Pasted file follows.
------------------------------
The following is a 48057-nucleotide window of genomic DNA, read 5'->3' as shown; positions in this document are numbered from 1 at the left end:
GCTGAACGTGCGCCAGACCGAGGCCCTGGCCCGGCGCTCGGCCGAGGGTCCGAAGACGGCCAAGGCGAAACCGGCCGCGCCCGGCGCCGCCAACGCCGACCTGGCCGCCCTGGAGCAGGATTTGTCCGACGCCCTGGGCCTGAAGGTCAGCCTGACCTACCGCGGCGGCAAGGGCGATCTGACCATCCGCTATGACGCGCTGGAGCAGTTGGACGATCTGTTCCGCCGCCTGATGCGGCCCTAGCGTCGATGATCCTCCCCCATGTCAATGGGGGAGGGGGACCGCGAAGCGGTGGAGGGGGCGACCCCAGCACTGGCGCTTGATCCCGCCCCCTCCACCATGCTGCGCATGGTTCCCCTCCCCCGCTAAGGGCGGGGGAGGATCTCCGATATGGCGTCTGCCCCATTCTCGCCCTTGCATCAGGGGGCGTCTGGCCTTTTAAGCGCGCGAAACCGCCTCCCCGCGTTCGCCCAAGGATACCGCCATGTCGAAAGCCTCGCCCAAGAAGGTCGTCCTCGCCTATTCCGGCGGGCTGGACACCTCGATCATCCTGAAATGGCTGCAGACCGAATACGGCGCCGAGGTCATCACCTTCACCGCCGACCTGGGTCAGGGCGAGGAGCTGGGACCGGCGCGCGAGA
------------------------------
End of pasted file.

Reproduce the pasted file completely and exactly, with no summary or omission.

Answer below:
The following is a 48057-nucleotide window of genomic DNA, read 5'->3' as shown; positions in this document are numbered from 1 at the left end:
GCTGAACGTGCGCCAGACCGAGGCCCTGGCCCGGCGCTCGGCCGAGGGTCCGAAGACGGCCAAGGCGAAACCGGCCGCGCCCGGCGCCGCCAACGCCGACCTGGCCGCCCTGGAGCAGGATTTGTCCGACGCCCTGGGCCTGAAGGTCAGCCTGACCTACCGCGGCGGCAAGGGCGATCTGACCATCCGCTATGACGCGCTGGAGCAGTTGGACGATCTGTTCCGCCGCCTGATGCGGCCCTAGCGTCGATGATCCTCCCCCATGTCAATGGGGGAGGGGGACCGCGAAGCGGTGGAGGGGGCGACCCCAGCACTGGCGCTTGATCCCGCCCCCTCCACCATGCTGCGCATGGTTCCCCTCCCCCGCTAAGGGCGGGGGAGGATCTCCGATATGGCGTCTGCCCCATTCTCGCCCTTGCATCAGGGGGCGTCTGGCCTTTTAAGCGCGCGAAACCGCCTCCCCGCGTTCGCCCAAGGATACCGCCATGTCGAAAGCCTCGCCCAAGAAGGTCGTCCTCGCCTATTCCGGCGGGCTGGACACCTCGATCATCCTGAAATGGCTGCAGACCGAATACGGCGCCGAGGTCATCACCTTCACCGCCGACCTGGGTCAGGGCGAGGAGCTGGGACCGGCGCGCGAGA